Sometimes you have to shake it up. Lie on your back and gaze up at the clouds. Turn over and and investigate a beetle at eye-level. Scramble off trail to breathe in the intoxicating fragrance of mock orange now in full bloom here in La Grande. Or you might just take a hike on the Umatilla Rim Trail.
When we think of western mountains, they rise high above the grassy valley floor into forest slopes and jagged peaks. That is unless you head over to the country between La Grande and Walla Walla and one of our fine wilderness areas–the North Fork Umatilla Wilderness.
There? The mountains seem upside down. You hike on a rim that replaces a valley floor experience and gaze down into folded fissures of forests and meadows. Headwaters of the Umatilla River begin below this open plateau and rush downwards.
Instead of hiking up to wildflower meadows to earn those “Hills are alive with the sound of music..” moments, you stroll through them before heading down into the depths of shadowy fir and spruce forests reverberating with pileated woodpeckers drilling into great snags.
Last Sunday, I took my first hike with the local women’s hiking group – a 14-mile saunter with women of all ages who are impressively fit and naturalists at heart. They like to stop and identify wildflowers and birds and take the trails less traveled.
In this upside down country, rivers flowed as wildflowers instead of water. Wandering off trail on Buck Mountain before it cants steeply into forests, we could almost hear the sound of flowers blooming like water rushing. Or was it the sound of butterfly and bee wings?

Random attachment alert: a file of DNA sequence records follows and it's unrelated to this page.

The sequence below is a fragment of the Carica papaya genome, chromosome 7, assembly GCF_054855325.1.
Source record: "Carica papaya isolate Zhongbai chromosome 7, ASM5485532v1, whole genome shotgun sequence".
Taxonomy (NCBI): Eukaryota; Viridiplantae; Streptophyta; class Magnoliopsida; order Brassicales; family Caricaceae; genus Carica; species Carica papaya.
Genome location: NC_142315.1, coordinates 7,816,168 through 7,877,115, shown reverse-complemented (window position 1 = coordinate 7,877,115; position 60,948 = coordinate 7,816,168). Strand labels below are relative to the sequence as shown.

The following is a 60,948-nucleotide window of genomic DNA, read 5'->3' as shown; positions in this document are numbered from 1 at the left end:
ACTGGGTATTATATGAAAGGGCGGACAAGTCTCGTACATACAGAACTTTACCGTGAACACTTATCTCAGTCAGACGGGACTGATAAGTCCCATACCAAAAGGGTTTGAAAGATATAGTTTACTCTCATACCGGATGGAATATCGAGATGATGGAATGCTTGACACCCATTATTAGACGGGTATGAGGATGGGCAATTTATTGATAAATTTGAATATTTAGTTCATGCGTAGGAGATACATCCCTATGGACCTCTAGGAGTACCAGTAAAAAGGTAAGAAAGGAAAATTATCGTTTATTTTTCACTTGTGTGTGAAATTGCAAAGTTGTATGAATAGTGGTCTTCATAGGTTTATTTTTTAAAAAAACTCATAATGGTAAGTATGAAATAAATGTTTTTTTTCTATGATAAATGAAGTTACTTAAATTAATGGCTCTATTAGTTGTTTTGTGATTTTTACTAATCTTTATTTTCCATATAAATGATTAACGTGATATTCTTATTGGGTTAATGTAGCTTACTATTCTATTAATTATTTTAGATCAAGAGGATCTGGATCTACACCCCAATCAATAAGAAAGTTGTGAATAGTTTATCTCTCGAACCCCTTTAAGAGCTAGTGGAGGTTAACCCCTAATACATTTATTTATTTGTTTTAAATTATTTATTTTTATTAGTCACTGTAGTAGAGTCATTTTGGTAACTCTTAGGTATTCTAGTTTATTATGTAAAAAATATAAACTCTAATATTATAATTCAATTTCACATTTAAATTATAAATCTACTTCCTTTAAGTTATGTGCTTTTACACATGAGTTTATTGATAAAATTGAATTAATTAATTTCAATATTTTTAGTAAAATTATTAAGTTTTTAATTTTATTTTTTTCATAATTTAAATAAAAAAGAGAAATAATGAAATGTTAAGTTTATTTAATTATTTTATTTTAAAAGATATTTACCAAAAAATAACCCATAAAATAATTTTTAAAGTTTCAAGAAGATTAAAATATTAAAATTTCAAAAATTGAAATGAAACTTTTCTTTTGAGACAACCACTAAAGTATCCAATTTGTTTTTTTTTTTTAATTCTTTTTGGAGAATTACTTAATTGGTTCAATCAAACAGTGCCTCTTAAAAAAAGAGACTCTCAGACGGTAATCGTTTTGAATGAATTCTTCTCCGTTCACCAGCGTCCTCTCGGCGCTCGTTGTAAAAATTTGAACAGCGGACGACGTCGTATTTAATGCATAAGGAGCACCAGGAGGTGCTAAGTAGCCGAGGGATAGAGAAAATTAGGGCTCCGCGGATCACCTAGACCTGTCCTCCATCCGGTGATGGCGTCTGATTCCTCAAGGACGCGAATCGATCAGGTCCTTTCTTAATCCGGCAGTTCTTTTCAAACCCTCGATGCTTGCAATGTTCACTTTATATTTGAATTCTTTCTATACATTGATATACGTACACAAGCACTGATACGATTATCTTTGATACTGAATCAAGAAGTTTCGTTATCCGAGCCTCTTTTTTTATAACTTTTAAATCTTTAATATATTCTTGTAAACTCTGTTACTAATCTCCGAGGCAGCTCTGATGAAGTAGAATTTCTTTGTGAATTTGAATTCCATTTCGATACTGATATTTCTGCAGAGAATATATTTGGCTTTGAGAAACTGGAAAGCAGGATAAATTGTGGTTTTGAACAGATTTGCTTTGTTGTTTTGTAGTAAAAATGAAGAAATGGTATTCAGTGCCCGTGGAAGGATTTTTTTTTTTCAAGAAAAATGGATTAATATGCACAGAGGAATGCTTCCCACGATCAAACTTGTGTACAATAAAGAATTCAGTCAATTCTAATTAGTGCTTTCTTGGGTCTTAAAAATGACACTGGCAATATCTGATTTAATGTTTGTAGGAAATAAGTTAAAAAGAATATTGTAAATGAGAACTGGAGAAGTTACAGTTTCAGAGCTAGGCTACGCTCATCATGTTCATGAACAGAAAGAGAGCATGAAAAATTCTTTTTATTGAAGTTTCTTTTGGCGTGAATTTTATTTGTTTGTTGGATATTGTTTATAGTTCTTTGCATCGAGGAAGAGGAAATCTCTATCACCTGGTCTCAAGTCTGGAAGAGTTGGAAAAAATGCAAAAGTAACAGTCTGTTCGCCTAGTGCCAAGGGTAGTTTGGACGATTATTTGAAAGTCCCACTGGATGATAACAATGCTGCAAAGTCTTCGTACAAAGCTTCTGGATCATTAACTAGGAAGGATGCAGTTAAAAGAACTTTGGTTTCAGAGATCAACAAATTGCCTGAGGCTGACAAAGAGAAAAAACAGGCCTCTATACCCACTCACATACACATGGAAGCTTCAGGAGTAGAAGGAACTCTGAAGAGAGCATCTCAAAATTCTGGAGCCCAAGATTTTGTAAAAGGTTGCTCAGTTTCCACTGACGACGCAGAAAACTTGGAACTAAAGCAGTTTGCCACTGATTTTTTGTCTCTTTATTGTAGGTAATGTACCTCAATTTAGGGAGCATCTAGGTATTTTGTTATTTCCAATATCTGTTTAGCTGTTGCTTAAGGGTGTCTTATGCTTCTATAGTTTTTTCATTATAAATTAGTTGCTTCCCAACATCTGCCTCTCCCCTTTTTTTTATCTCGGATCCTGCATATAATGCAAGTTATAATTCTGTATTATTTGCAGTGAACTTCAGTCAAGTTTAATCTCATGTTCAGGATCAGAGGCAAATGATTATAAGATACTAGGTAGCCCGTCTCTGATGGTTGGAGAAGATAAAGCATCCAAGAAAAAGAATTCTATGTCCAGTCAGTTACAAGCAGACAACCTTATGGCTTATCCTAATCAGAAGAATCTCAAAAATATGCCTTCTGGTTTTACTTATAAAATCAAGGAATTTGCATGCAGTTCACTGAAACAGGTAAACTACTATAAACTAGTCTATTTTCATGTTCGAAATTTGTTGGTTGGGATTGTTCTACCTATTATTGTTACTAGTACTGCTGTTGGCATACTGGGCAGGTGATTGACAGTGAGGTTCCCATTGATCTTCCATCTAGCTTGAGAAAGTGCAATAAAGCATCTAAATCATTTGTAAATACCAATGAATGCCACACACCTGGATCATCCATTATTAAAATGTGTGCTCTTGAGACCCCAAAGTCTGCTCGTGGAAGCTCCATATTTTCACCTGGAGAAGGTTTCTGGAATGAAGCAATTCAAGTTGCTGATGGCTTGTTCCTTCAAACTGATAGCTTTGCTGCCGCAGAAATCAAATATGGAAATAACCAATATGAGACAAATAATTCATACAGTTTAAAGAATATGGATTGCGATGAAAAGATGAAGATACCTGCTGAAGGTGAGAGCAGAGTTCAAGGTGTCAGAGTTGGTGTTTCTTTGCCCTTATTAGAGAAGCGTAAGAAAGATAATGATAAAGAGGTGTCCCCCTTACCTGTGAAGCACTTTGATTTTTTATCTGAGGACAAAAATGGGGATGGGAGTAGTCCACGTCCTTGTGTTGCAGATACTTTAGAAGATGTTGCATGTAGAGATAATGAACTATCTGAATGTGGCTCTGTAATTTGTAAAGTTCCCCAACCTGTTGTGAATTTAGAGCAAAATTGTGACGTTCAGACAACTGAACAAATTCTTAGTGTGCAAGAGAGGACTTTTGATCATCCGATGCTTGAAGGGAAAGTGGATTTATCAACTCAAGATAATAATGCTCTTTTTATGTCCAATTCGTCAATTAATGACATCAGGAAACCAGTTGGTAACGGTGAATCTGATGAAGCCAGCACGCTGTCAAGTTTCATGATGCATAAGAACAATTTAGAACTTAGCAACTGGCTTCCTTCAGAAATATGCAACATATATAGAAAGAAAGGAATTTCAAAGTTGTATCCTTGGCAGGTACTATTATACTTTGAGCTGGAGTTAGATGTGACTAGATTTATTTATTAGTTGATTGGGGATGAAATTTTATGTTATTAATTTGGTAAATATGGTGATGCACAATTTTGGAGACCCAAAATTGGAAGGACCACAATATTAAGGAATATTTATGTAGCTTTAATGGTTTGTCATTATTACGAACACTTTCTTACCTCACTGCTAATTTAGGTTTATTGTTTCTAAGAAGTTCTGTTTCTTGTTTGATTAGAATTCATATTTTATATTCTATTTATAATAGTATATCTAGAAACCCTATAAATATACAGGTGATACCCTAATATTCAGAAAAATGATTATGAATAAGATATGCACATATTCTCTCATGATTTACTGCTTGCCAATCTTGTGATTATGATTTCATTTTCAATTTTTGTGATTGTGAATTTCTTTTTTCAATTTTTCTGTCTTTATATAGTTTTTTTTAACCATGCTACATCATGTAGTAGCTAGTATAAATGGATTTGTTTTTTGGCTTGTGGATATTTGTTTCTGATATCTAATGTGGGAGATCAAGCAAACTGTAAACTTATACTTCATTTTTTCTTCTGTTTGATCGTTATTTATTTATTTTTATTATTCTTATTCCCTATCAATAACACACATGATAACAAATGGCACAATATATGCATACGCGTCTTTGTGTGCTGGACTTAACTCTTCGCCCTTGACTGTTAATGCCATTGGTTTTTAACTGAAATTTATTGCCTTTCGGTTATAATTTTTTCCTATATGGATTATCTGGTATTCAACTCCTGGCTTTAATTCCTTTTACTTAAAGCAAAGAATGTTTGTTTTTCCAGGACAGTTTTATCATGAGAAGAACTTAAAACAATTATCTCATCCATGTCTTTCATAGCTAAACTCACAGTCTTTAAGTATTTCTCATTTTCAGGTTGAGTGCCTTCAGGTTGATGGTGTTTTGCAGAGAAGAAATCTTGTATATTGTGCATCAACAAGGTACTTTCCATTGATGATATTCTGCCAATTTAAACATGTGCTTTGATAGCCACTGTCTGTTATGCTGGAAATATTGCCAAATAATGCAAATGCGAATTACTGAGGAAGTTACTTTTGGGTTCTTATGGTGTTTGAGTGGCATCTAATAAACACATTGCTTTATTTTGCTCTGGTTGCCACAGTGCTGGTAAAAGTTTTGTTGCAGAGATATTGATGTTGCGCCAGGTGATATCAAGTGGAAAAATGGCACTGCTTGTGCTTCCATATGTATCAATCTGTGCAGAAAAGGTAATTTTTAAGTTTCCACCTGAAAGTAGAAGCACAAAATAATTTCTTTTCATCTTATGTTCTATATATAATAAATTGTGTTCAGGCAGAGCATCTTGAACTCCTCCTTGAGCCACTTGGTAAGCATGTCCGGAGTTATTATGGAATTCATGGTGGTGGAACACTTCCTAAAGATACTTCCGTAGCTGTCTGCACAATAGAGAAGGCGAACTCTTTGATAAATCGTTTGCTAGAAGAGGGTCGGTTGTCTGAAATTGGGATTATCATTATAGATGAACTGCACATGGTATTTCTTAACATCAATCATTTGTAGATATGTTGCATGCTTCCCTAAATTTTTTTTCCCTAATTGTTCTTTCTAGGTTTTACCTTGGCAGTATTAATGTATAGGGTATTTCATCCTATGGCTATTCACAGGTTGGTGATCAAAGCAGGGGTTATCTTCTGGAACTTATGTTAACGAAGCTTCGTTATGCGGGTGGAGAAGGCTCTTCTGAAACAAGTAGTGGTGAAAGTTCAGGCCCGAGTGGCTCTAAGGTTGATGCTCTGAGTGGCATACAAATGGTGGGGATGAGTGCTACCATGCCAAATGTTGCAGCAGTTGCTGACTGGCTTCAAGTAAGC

The trail dips into the shadowed forests so different from the classic open ponderosa pine country. We’d be cooled by the deep shade, cocooned by the muffling branches of spruce and fir, silenced by the needles underfoot, and awed by the magnificence of centuries-old trees and snags festooned in lichens and the life of forest birds. Ethereal songs of Townsend’s warblers dripped through towering branches. A varied thrush sang it’s one impossibly complex chord and then dropped the pitch a few seconds later. Our voices stilled. Our world became all that is green and shadowed and rich.
Then, we’d step out into the next wildflower slope and wend up again to the rim top to revel in views north all the way to Mt Rainier and Mt Adams. Our upside down world in a few steps would transform like a butterfly emerging from that cocoon into one blue sky, flower-filled expansive world where all you can do is gasp and throw your arms out wide.
When it becomes too dizzying, that’s the time to avert your eyes from far horizons to the intricacies of a penstemon flower tempting a bee to enter its purple tunnel. Time to watch the twitching mass of tent caterpillars in their woven web home on a currant branch- seeing them not as destroyers, but as providers of life, like food for birds. A little munching on leaves is a form of beauty, like the beauty of a dead tree chock full of woodpecker holes and nesting nuthatches and owls too.
I love places in nature that turn the mountains upside down and shake up my world view with every step. On that day, those fine women hikers added new insights I would have missed on my own. More than that? I met new friends in this new yet familiar world I now call home and cherished their insights and life stories. There, on the Umatilla Rim at the edge of the forever wild North Fork Wilderness, I learned again the lesson of receptivity to a world and to people who can shake us up.
You probably saw Mount Rainer and Mount Adams. Very unlikely to see Mt Baker from anywhere in Oregon.
Good catch. I’m going to change it. Thanks.